The Engagement Coaches will also be available on results day to support the young people as their results are released.

The intensity of direct support from Engagement Coaches will vary depending on the needs of the young person, any additional pastoral support they may have access to and the assessed risk of their becoming NEET.  

What impact does it have?

For the 2020 cohort of school leavers from the pupil referral unit and two secondary schools, 144 young people were identified as at high risk of becoming NEET.

By December 2020, 70% were in some form of education, training or employment (EET), 15% were working with their Engagement Coaches to move into EET and 9% were not ready for EET so were being supported in other ways, for example linking them to additional mental health support through local programmes and health services.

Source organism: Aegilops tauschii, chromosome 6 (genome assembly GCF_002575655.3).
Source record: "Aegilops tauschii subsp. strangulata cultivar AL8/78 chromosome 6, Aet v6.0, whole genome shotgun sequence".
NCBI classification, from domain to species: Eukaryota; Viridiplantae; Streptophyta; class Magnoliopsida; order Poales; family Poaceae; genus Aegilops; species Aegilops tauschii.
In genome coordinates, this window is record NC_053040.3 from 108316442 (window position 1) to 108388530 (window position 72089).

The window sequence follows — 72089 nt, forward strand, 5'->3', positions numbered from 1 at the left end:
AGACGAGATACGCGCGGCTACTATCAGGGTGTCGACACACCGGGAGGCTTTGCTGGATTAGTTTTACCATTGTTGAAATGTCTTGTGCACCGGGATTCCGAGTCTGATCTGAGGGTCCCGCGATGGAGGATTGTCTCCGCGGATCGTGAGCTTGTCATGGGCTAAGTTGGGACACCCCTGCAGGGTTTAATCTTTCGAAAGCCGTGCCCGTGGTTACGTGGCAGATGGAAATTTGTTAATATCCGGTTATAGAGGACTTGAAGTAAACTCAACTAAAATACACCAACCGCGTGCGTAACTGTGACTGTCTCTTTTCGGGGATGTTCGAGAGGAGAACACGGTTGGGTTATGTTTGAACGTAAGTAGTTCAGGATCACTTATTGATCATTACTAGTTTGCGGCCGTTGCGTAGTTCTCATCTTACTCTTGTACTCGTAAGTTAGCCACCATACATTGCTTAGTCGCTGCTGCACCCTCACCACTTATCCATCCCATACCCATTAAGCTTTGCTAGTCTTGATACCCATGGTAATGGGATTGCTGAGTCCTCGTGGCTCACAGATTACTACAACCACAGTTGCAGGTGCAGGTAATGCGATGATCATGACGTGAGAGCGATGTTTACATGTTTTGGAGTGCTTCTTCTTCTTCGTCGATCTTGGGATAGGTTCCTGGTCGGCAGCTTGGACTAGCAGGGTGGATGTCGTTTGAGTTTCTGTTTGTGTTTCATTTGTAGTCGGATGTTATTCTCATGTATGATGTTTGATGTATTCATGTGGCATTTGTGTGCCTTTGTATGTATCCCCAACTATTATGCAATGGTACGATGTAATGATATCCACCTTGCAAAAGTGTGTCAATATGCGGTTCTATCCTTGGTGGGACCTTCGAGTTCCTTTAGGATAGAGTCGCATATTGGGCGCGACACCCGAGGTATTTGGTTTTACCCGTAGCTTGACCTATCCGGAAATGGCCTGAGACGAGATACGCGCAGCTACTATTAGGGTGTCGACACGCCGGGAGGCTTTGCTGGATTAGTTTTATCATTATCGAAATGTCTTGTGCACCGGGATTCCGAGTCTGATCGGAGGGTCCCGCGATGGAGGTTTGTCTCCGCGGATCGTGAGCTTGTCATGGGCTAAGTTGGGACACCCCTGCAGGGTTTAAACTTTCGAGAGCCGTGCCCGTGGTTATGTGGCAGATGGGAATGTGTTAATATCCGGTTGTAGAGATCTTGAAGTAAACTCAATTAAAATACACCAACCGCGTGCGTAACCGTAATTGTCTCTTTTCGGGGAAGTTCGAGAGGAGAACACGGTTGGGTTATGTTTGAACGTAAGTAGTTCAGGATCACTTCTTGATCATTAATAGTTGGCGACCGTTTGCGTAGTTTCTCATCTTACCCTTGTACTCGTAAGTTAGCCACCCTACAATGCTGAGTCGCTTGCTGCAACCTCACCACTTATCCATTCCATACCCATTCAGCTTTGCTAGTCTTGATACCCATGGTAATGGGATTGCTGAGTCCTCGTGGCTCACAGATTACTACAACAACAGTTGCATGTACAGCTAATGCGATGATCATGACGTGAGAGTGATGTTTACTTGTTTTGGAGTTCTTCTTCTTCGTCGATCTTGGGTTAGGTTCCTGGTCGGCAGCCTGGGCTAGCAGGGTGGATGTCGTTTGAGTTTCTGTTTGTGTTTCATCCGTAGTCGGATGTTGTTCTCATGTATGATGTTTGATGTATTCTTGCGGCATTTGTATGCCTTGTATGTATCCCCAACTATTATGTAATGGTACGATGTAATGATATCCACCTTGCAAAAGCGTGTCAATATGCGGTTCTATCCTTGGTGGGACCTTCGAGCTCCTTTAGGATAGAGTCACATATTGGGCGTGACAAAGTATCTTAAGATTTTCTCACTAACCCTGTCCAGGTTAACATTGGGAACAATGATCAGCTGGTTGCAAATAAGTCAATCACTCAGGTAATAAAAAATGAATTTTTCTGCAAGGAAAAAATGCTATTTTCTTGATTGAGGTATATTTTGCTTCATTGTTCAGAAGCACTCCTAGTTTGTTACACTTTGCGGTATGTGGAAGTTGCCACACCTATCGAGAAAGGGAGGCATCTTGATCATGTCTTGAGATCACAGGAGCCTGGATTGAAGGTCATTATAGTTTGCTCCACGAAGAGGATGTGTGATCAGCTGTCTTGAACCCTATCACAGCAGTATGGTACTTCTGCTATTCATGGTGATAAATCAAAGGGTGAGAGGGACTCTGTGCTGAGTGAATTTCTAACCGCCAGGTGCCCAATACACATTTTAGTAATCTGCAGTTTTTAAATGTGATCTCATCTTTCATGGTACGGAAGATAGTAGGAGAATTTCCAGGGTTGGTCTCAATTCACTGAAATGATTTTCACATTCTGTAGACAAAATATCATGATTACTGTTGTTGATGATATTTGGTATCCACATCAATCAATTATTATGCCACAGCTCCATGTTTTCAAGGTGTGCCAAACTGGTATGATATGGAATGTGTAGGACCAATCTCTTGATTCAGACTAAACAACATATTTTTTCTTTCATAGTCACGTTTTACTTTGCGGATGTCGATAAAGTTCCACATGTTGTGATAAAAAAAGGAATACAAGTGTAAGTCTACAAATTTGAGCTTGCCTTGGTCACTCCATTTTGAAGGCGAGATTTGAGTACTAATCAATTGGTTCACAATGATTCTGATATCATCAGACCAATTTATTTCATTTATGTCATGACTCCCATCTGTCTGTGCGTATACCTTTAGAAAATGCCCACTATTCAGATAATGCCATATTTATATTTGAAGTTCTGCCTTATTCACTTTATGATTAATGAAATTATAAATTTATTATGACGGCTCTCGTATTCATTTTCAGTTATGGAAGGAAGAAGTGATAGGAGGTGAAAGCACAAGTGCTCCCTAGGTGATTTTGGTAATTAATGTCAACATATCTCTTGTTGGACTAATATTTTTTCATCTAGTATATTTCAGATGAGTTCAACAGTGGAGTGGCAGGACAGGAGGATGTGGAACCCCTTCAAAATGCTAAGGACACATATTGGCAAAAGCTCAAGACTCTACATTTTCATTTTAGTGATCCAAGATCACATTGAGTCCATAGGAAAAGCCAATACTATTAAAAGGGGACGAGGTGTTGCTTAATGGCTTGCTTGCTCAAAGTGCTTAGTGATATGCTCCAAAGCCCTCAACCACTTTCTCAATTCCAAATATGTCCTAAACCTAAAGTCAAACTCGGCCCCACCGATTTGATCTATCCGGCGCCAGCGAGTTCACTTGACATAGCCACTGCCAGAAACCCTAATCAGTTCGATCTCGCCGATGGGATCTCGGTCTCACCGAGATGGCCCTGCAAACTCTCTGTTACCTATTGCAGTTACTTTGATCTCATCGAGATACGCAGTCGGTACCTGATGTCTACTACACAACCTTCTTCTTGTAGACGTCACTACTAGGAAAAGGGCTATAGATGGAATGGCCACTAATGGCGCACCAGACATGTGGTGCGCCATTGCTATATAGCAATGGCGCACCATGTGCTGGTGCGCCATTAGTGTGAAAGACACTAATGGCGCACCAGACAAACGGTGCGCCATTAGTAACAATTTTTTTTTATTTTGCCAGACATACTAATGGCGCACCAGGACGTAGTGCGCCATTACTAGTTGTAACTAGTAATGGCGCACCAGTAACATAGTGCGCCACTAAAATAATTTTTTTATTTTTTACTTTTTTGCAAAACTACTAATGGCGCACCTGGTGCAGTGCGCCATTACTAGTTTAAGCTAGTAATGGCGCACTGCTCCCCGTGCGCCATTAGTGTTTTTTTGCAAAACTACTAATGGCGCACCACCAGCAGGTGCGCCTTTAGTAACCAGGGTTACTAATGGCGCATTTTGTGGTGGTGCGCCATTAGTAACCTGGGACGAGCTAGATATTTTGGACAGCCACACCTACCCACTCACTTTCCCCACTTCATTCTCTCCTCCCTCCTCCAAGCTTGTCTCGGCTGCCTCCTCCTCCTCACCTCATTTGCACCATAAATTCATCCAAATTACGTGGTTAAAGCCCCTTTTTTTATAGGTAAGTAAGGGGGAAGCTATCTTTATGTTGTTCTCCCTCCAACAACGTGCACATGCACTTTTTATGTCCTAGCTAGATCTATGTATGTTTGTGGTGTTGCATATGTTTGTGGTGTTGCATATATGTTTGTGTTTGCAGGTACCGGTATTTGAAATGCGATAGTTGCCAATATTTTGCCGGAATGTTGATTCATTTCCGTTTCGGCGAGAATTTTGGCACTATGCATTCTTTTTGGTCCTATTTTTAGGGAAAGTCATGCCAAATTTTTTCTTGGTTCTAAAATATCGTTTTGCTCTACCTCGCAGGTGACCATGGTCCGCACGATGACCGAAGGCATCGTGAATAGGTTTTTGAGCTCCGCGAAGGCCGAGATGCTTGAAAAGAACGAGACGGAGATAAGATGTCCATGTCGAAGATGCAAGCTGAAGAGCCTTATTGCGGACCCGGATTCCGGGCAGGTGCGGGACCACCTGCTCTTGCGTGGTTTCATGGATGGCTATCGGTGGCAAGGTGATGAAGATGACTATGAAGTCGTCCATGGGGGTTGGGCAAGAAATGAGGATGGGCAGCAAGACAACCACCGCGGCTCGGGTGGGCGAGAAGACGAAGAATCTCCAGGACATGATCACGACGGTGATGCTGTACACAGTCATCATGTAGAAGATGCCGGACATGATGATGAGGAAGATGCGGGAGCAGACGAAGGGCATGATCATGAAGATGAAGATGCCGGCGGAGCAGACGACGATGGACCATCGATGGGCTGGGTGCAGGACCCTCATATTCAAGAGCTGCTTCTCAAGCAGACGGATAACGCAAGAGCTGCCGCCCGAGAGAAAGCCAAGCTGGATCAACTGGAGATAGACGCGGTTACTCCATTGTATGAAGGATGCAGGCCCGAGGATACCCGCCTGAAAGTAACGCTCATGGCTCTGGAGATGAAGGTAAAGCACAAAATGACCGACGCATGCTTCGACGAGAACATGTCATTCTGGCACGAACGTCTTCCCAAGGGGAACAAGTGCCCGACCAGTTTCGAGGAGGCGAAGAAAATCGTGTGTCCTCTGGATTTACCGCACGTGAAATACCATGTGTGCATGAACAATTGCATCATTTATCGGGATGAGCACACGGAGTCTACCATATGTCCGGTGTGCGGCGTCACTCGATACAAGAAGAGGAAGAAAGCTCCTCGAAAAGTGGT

“Applying for college with two students with cerebral palsy. Really rewarding to see a smile on their face and relief once they have completed an application.” Engagement Coach, Educational Diversity

What is NEET and why is it a problem?

Being NEET refers to young people ages between 16 – 24 who are Not in Education, Employment or Training. Evidence suggests those who remain NEET for a significant period of time have a reduced chance of thriving socially and economically as an adult compared to their peers. 

We know that young people living in areas affected by poverty are the most likely to become NEET for an extended period of time. 

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“Right to Succeed’s research-informed approach is made sustainable through their commitment to harness the power of the collective.”

Sir Harvey McGrath, British business and philanthropy Executive and Right to Succeed funder

Right to Succeed
2019-03-14T14:50:34+00:00

Sir Harvey McGrath, British business and philanthropy Executive and Right to Succeed funder

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“Right to Succeed’s research-informed approach is made sustainable through their commitment to harness the power of the collective.”